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The Cyprus financial crisis has had a surprising impact on the outlook for the Eurozone, according to QNB Group. Even though the country only accounts for 0.2% of Eurozone GDP, Cyprus’ bailout has illustrated the need for further reform and has set dangerous precedents for future Eurozone bailouts. While optimism has prevailed so far in 2013, the escalation of the Cyprus situation could mark another turning point in the Eurozone crisis and the beginning of the re-emergence of systemic tensions.
The two largest banks in Cyprus, the Bank of Cyprus (BOC) and the Cyprus Popular Bank (Laiki Bank) were both heavily impacted by the Greek financial crisis through exposures to their own operations in Greece and to Greek sovereign debt. Following the second Greek bailout in 2012, both banks needed to be recapitalised by the Cypriot government. They also tapped funds from the ECB’s Emergency Liquidity Assistance (ELA) to support increasing liquidity demands from operations in Greece. Laiki has drawn almost €10bn from the ELA.
In order to solve the critical situation of the country, the Troika (the European Commission, ECB and IMF) entered into negotiations with Cyprus to address the shortfall in funding of the Cyprus government and banks, estimated to be €17bn. Negotiations initially concluded on 18th March 2013, but the Troika was only prepared to provide €10bn of emergency funding. Cyprus would raise the remainder itself with €6bn coming from a levy on deposits above and below the insurance ceiling of €100,000. In exchange for lost deposits, savers would receive equity stakes in their banks. However, this deal was rejected by the Cypriot Parliament on 19th March.
In the final agreement reached on 25th March, it was decided that Laiki Bank should be restructured with its good assets and insured deposits below €100,000 being transferred to BOC. Whether uninsured deposits over €100,000 from Laiki Bank will be repaid will depend on the receivership process and the liquidation of bad assets. Meanwhile, large deposits of over €100,000 in BOC have been frozen and may be subject to a haircut at a later date if it is deemed necessary to meet capital adequacy requirements. A significant portion of secured debt in BOC is also expected to be written off.
However, this package looks threatened following the news on 11th April that €23bn in rescue funds are needed, meaning that Cyprus needs to find €13bn rather than €7bn in addition to the EU/IMF bailout of €10bn. It is now thought that the emergency measures put in place could raise around €11bn, leaving a shortfall of €2bn.
The Cyprus bailout has raised concerns about the Euro. Although Eurozone officials, including the president of the ECB, have clearly stated that Cyprus is a special case and does not provide a template for future bailouts, investors and savers remain acutely concerned that future bailouts could also involve a haircut for depositors in banks. In savers minds, Cyprus may have set a precedent. It could encourage the removal of savings and deposits from banks in larger economies that look like they may require a bailout in the future. It could encourage capital flight from the Eurozone and undermine the value of the single currency.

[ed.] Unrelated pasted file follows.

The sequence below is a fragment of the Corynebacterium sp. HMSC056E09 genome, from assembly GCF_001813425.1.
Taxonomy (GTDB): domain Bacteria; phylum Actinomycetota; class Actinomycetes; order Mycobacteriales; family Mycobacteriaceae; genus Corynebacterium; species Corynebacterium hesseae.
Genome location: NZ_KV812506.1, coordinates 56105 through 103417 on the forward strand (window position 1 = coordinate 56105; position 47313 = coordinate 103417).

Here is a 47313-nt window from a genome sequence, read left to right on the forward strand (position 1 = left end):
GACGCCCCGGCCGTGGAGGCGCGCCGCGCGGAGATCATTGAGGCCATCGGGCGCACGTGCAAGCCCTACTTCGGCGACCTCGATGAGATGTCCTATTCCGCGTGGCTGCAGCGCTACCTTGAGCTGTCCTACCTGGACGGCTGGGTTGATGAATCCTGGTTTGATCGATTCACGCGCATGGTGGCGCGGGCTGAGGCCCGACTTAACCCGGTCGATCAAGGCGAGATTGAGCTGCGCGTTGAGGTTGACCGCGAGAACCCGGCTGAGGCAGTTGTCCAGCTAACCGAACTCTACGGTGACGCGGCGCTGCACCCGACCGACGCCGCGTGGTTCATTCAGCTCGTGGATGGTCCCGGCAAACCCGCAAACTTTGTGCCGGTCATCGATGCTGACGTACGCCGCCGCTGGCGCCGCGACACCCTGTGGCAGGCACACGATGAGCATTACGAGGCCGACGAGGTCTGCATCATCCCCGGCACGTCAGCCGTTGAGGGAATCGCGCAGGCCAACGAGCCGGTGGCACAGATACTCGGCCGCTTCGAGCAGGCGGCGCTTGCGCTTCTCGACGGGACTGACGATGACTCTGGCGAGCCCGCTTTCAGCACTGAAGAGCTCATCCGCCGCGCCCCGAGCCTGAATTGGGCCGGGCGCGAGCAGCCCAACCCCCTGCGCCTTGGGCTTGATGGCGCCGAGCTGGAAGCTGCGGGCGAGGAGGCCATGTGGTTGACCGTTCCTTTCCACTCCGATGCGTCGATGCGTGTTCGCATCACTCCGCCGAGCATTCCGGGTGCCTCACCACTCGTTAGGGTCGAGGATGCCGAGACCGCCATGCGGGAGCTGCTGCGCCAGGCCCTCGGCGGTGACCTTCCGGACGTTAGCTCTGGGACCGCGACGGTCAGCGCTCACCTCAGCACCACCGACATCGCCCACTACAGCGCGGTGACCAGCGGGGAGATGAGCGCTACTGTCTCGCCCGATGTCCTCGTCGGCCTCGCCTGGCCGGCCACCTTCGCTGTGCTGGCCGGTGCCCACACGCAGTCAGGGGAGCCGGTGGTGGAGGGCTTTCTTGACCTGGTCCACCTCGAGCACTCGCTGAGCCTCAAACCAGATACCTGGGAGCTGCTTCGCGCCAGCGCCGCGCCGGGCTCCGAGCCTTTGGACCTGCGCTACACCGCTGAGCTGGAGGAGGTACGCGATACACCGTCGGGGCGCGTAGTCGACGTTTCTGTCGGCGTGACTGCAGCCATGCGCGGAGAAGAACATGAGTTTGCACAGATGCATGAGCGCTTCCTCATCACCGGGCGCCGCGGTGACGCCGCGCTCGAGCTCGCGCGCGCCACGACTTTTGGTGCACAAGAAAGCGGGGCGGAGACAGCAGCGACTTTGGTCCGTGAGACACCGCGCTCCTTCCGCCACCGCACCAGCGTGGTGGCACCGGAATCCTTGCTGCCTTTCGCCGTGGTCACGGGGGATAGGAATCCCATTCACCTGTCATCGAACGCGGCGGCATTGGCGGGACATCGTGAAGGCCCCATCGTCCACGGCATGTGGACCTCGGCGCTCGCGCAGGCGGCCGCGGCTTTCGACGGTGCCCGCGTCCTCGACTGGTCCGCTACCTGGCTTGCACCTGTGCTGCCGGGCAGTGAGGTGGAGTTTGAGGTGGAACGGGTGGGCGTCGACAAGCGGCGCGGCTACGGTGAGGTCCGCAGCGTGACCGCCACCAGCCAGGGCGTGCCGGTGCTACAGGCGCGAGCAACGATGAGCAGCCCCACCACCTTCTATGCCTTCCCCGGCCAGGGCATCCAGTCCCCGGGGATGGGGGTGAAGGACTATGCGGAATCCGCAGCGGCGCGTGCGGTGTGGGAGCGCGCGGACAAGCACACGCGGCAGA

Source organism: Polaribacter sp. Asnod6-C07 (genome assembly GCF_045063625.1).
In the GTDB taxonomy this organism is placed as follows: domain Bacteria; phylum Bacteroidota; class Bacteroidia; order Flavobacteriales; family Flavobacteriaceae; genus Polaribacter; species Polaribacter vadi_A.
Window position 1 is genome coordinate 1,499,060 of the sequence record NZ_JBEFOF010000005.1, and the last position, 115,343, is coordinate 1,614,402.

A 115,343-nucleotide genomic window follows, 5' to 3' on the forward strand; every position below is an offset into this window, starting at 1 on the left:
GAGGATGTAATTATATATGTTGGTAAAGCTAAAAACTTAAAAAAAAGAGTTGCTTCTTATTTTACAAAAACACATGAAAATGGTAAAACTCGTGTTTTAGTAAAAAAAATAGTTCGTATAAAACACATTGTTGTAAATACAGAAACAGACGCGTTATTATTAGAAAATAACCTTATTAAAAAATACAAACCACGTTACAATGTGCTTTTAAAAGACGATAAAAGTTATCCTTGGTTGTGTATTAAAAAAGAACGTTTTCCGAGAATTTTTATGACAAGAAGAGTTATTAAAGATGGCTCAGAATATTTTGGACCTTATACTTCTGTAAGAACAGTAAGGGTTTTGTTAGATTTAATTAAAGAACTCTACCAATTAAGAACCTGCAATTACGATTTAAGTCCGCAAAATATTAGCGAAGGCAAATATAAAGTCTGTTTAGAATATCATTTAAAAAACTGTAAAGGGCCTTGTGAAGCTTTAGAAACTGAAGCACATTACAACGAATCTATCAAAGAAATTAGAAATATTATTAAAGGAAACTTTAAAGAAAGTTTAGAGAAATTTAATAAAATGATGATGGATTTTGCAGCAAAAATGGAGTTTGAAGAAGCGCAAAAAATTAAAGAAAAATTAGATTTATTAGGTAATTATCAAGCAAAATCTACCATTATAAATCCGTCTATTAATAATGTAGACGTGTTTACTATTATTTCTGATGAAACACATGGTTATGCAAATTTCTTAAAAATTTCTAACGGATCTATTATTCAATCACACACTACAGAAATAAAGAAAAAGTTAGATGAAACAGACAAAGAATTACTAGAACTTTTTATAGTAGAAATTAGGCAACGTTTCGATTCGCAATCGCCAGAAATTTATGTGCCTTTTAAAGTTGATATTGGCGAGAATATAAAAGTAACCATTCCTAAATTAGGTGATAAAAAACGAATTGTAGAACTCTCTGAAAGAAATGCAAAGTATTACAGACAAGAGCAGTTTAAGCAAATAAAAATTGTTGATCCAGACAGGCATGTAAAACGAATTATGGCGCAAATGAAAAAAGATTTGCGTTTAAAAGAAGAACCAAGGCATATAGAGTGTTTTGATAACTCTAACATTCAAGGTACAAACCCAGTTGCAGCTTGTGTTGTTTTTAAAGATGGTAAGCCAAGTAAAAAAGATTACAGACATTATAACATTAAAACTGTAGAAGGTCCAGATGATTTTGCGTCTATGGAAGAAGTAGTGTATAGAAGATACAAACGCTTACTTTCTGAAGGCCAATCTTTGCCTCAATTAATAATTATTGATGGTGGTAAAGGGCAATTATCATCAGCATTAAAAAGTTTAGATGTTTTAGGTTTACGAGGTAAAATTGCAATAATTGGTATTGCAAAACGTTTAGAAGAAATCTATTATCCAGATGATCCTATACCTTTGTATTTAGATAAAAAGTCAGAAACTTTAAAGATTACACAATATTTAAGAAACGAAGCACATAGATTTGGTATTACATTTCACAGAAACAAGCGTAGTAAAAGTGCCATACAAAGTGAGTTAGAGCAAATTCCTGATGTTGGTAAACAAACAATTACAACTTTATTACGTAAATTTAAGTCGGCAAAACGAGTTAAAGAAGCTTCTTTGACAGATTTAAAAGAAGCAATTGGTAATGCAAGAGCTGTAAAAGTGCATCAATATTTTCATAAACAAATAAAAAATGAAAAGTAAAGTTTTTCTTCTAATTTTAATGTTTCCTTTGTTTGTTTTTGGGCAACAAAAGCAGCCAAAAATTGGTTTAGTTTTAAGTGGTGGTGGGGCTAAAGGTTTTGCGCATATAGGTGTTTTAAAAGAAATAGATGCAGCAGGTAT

Following the bailout, Cyprus became the first ever Eurozone country to apply capital controls with limits on credit card transactions, daily cash withdrawals, foreign money transfers and cashing cheques. This is a clear indication of the severity of the situation and, effectively, at least temporarily devalues Euros located in Cyprus as they are now less easy to transfer.
The Cyprus crisis has already helped drive the value of the Euro down from US$1.36 at the beginning of February to US$1.28 at the end of March. This is partly owing to a general strengthening of the dollar, but the Euro has depreciated against most major currencies and Bloomberg’s Euro index has dropped 3.5% over the same time period.
Furthermore, the botched initial bailout package has raised concern about the management of Europe’s financial crisis. The issues faced in the Cyprus crisis are the same as those faced in previous bailouts. Over-indebted banks have been supported by the government until the sovereign itself has run out of funds to recapitalise the banks and becomes insolvent. It also illustrates how financial contagion is still occurring as Cypriot banks were negatively impacted by their exposure to the Greek crisis. The reoccurrence of these issues suggests that Europe has failed to stem the spread of the crisis.
The re-emergence of tensions could come from a number of countries. Spain and Greece remain concerns with high unemployment and weak growth; Portugal’s constitutional court recently blocked austerity measures threatening its bailout package; Italy has reached a state of political paralysis; and Slovenian banks are expected to require recapitalisation. In sovereign credit default swap (CDS) markets, the cost of insuring Portuguese and Slovenian debt has increased noticeably in the last month. Portuguese CDS prices have risen from 364 basis points (3.64%) to 415 basis points per year to insure 5-year sovereign debt while Slovenian the same CDS prices have risen from 250 basis points to 378 basis points.
Over the last year, financial markets in the Eurozone have had a good run as concerns about the debt crisis have been alleviated by ECB measures to support banks and sovereigns and by some positive economic data from the US and China. The EuroStoxx 50 index rose 33% from a low of 2,069 in June 2012 to a 2013 high of 2,745 in mid-March and was at 2,625 on April 16th.
However, the deteriorating situation in Cyprus could mark a turning point as it raises concerns about the implications for other crisis-stricken countries. The downside risks to the Euro and sovereign debt in the Eurozone may be rising again.

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